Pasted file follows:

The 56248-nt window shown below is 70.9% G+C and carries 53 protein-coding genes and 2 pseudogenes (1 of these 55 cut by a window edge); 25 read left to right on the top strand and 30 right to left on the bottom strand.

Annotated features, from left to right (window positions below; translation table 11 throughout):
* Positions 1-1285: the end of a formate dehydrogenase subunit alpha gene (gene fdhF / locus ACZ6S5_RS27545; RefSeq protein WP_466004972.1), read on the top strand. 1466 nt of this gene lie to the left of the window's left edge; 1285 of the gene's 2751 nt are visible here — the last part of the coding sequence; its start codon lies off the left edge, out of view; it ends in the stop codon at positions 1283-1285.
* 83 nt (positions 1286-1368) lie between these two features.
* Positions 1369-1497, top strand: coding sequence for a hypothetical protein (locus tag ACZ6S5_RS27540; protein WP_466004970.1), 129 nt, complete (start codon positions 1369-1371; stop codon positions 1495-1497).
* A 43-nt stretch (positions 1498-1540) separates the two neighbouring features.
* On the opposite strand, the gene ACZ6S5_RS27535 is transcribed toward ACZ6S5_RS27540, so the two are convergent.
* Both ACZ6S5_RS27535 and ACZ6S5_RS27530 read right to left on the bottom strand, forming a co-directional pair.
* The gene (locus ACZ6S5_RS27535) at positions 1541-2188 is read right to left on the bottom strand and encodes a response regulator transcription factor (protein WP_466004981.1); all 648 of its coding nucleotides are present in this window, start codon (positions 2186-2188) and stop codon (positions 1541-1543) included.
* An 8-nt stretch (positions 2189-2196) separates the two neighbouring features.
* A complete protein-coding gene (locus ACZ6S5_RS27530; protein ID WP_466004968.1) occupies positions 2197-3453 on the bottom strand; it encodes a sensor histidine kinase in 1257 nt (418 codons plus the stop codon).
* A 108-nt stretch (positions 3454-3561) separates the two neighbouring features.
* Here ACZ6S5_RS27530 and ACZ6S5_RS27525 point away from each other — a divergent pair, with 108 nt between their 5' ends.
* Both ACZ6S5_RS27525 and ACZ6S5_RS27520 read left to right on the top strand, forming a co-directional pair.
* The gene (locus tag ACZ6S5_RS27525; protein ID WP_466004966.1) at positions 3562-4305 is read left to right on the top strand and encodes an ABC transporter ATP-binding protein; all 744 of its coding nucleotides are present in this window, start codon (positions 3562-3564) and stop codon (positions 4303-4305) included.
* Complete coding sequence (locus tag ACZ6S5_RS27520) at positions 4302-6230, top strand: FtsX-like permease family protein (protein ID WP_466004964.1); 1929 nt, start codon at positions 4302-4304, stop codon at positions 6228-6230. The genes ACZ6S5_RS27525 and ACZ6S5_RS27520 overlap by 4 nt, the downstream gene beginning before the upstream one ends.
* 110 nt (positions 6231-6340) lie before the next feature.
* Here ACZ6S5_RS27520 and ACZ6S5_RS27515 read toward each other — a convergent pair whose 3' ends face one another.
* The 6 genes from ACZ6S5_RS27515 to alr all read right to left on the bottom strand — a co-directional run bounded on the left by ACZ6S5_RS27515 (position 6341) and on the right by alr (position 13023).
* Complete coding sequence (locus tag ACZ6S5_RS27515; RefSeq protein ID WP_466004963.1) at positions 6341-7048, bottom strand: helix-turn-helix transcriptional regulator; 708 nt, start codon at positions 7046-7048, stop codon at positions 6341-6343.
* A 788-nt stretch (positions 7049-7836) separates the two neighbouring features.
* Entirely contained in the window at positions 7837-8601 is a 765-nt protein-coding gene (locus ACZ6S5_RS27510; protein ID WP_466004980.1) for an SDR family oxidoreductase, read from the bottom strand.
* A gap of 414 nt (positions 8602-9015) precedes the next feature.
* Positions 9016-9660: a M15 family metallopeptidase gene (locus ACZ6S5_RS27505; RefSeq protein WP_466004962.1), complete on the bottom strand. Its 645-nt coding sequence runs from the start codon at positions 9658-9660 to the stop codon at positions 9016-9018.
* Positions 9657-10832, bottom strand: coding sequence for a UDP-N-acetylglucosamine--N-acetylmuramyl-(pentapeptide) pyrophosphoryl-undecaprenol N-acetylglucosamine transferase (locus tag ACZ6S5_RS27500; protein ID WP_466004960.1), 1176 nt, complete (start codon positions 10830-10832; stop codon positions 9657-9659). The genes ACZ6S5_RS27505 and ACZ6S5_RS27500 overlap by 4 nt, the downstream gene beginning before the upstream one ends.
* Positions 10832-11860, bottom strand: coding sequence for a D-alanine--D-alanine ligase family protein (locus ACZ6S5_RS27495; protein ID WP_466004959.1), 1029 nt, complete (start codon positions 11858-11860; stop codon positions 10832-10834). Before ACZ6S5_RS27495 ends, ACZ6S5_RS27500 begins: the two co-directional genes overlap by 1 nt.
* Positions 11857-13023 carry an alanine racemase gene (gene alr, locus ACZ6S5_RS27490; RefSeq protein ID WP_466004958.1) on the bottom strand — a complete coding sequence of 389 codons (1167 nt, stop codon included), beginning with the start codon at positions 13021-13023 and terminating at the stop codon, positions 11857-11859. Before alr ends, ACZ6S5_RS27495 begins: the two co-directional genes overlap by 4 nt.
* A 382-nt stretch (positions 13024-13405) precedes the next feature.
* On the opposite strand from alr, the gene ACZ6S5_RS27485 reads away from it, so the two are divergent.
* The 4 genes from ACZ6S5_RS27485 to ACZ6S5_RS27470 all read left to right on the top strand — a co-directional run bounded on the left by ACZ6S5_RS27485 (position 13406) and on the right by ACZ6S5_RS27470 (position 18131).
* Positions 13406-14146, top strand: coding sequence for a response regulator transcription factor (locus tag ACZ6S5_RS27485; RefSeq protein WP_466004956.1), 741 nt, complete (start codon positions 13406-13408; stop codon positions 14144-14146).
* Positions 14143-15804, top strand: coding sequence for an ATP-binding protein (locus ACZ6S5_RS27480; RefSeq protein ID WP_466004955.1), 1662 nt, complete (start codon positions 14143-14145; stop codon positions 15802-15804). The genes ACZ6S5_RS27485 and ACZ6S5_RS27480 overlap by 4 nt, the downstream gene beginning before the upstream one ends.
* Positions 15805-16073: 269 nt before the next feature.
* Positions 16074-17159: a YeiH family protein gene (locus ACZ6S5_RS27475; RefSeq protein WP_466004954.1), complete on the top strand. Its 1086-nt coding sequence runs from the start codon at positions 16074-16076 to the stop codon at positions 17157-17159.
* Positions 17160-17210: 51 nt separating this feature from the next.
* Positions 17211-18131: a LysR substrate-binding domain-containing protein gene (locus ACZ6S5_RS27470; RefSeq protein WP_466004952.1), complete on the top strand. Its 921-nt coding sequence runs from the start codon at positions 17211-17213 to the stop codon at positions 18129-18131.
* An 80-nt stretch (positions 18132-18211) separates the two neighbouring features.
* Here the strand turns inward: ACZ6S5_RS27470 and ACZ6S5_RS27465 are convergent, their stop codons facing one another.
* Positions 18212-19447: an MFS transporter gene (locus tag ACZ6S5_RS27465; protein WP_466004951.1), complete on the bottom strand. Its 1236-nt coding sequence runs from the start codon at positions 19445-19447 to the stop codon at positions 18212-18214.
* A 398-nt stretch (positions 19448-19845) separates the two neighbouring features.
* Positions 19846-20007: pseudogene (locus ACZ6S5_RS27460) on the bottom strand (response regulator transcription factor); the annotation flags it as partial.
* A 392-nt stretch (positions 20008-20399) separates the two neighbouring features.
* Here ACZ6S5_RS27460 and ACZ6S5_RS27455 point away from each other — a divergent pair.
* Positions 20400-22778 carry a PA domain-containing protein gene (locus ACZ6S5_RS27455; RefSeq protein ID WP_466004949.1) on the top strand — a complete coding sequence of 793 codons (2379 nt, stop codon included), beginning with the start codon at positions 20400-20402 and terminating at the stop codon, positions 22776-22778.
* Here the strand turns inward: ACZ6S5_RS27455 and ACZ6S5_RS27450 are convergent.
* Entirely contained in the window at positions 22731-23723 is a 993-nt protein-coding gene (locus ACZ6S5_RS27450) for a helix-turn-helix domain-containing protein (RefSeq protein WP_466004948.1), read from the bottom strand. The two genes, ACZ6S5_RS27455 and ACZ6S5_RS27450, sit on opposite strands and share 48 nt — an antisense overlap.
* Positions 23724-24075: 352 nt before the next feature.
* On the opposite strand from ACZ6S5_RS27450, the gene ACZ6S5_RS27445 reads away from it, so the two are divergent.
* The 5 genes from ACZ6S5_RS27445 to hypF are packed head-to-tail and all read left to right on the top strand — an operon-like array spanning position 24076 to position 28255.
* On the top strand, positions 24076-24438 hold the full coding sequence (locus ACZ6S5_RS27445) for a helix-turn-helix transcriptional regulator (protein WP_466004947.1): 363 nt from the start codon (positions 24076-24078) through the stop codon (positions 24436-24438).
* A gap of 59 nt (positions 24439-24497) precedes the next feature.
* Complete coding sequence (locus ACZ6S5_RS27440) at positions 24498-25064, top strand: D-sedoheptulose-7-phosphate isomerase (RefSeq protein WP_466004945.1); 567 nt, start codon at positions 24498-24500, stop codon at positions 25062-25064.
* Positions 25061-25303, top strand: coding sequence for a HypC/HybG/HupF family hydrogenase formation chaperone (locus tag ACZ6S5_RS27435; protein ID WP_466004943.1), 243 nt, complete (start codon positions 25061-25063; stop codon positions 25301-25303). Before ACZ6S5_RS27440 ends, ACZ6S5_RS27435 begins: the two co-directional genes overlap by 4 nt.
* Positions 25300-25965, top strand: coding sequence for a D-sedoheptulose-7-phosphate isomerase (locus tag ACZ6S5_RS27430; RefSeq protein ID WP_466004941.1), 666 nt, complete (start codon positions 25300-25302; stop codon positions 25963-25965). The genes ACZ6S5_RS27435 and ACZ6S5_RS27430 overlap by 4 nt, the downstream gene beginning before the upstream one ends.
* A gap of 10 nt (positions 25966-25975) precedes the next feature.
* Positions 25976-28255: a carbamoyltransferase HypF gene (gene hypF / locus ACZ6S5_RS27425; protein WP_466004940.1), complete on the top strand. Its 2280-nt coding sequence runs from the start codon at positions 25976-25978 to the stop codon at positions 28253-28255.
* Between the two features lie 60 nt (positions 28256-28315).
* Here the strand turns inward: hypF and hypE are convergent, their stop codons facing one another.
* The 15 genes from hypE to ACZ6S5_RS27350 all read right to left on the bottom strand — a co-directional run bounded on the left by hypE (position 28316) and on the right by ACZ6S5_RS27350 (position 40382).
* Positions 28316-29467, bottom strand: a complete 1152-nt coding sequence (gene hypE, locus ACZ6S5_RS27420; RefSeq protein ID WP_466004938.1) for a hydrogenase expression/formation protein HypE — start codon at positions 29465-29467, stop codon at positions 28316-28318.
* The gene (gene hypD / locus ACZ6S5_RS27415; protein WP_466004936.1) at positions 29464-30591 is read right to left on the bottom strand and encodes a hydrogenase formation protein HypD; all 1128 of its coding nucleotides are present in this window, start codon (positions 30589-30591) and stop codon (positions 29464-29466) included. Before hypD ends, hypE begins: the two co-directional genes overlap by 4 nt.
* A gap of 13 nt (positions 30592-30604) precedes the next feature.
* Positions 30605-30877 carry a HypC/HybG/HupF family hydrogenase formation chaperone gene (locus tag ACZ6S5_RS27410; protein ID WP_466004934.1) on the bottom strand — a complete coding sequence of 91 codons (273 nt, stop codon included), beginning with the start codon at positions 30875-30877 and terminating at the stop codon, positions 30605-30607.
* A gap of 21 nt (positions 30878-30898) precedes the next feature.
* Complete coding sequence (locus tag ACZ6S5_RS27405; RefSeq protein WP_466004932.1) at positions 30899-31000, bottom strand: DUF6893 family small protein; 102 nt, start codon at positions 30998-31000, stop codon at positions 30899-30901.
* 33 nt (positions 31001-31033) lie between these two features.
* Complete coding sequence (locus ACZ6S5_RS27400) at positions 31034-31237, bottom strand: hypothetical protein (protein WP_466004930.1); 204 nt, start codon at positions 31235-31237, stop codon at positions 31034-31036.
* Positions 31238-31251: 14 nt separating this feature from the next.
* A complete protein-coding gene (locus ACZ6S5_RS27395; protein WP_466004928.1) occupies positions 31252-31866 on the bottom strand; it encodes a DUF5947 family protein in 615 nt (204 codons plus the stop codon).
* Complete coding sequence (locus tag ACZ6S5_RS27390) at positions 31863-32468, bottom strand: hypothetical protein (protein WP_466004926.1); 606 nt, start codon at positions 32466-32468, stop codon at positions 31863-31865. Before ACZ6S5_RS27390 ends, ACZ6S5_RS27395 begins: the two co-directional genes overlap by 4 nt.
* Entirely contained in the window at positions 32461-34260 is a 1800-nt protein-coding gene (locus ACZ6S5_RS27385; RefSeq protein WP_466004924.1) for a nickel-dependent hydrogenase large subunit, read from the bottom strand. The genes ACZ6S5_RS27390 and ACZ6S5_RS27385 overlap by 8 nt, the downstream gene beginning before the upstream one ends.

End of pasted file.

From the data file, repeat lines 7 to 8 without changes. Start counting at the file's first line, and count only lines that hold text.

* On the opposite strand, the gene ACZ6S5_RS27535 is transcribed toward ACZ6S5_RS27540, so the two are convergent.
* Both ACZ6S5_RS27535 and ACZ6S5_RS27530 read right to left on the bottom strand, forming a co-directional pair.